Table of Contents

Kinematic and dynamic fault sources

SPECFEM3D can handle finite fault sources of two kinds:

  1. Kinematic: the spatio-temporal distribution of slip rate is prescribed along the fault surface

  2. Dynamic: a friction law and initial stresses are prescribed on the fault, a spontaneous rupture process is computed.

Mesh Generation with Split Nodes

Faults need to be handled in a special way during mesh generation. A fault surface must lie at the interface between elements (the mesh must honor the fault surfaces). Moreover, a fault is made of two surfaces in contact. Each of these two surfaces needs a separate set of nodes. This approach is known as split nodes. Currently faults can only be run with xdecompose_mesh and CUBIT. xmeshfem3D is not yet ready to handle faults.

To facilitate the mesh generation with split nodes in CUBIT, we need to separate the two fault surfaces by a small distance, effectively creating a tiny opening of the fault (Figure [fig:examples.splitnodes], 1.1). Note that the opening distance should not be too small especially in single precision simulations (For example, if your fault is at $y=y_0$ plane, then the opening distance should be at least $10^{-6}y_0$ since single precision can ensure precision within only 7 digits; furthermore, to properly recognize split nodes, the dimension of the mesh also affect numerical roundoffs, and therefore the split nodes should also be at least 10.d-10 * (Xmax-Xmin) apart). Note that only the interior of the fault must be opened, its edges must remain closed (except the edge on the free surface). The fault is automatically closed later by SPECFEM3D.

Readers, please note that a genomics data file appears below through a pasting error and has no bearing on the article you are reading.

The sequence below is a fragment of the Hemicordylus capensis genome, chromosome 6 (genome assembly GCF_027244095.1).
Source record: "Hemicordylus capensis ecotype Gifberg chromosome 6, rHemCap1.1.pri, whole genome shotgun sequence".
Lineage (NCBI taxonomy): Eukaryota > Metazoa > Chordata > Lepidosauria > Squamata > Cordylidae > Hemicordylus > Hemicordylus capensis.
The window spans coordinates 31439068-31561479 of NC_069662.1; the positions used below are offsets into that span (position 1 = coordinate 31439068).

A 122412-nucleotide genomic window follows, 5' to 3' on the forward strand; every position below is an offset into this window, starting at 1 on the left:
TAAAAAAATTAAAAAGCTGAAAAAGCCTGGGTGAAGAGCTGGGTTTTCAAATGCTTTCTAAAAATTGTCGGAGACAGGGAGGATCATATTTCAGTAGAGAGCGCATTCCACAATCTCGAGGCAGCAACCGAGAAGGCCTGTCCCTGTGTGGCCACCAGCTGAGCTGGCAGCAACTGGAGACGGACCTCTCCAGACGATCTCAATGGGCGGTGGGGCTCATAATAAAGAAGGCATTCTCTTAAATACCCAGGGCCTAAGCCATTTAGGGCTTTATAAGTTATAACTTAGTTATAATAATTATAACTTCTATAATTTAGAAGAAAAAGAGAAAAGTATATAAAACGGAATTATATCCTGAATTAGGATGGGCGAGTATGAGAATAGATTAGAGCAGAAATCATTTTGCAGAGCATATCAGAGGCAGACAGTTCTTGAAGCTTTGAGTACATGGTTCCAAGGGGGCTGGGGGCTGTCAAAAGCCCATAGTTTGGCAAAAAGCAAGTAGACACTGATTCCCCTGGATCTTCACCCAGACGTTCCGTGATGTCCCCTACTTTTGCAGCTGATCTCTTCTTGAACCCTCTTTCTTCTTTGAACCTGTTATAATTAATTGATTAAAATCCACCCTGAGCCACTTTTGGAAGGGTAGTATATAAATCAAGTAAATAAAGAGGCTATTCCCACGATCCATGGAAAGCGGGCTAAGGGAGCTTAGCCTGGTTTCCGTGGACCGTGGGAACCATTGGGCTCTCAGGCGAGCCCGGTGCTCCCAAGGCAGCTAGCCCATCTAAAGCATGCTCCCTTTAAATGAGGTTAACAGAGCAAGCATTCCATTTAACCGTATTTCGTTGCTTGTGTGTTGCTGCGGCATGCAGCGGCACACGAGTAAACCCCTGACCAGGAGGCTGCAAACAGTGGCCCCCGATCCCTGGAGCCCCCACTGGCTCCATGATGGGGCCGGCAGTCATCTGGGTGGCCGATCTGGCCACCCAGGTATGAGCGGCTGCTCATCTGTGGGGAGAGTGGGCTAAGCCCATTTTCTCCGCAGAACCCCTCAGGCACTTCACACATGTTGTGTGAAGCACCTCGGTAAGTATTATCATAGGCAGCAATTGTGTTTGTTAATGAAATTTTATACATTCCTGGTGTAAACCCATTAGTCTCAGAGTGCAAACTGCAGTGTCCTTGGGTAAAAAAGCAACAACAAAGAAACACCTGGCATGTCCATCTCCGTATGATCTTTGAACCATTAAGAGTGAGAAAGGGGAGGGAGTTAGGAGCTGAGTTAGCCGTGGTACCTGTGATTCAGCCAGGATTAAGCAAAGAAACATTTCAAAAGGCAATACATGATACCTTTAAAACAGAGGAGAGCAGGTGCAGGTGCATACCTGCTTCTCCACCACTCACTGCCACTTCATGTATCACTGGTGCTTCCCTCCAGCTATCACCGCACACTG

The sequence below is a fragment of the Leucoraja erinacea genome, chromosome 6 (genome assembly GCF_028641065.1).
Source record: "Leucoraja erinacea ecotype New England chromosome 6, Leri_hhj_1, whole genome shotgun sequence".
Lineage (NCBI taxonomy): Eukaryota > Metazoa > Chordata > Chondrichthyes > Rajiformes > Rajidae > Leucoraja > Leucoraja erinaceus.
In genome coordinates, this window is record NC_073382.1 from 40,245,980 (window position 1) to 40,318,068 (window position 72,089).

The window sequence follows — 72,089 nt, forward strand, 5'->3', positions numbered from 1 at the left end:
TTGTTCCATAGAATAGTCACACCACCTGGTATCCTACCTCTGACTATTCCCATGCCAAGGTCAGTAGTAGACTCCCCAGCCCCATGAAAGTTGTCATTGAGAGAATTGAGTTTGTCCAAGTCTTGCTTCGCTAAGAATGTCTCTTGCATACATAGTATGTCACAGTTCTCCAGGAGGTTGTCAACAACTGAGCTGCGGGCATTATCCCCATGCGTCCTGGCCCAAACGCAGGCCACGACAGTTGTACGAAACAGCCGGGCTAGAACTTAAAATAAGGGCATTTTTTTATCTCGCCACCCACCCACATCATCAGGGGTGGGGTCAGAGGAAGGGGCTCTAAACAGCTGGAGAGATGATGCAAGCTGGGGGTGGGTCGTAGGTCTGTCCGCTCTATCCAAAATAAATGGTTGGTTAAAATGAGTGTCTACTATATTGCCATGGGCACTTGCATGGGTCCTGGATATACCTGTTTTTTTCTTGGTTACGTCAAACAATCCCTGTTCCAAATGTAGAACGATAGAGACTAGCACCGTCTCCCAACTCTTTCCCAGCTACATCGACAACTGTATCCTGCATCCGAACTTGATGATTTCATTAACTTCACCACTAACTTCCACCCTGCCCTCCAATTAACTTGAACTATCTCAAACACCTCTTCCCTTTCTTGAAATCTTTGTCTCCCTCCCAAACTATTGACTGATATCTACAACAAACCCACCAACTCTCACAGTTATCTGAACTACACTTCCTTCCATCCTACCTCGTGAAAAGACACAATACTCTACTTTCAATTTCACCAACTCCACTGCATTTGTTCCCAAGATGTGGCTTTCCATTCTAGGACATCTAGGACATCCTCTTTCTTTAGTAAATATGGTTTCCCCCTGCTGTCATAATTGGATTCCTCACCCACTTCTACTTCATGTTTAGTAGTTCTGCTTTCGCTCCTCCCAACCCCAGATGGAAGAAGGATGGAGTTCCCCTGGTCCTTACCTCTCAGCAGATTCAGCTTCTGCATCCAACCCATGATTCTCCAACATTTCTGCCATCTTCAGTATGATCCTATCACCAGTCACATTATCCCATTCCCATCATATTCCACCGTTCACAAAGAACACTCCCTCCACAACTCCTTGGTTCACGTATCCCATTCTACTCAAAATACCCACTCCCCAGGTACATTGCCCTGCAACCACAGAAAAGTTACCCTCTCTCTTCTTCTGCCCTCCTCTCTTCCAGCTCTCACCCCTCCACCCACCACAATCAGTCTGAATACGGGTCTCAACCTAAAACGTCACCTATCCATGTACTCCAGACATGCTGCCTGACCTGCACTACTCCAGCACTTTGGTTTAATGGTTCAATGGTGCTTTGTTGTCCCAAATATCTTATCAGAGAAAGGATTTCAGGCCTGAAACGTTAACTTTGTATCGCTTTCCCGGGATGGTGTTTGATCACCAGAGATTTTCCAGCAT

Here is an example CUBIT script to generate a mesh with split nodes for a buried vertical strike-slip fault:

 reset
 brick x 10 y 10 z 10
 webcut volume all with plane xplane
 webcut volume all with plane yplane
 webcut volume all with plane xplane offset 3
 webcut volume all with plane zplane offset 3
 webcut volume all with plane zplane offset -3
 imprint all
 merge all
 unmerge surf 160
 mesh vol all
 set node constraint off
 node in surf 168 move X 0 Y 0.01 Z 0
 node in surf 160 move X 0 Y -0.01 Z 0

image

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Screenshots of a CUBIT example showing split nodes for a fault reaching the surface. Surface trace of the fault is shown in orange. Note that the edges of the fault are not split while the interior nodes are offset by a small distance on either side of the fault

Figure: Screenshots of a CUBIT example showing split nodes for a fault reaching the surface. Surface trace of the fault is shown in orange. Note that the edges of the fault are not split while the interior nodes are offset by a small distance on either side of the fault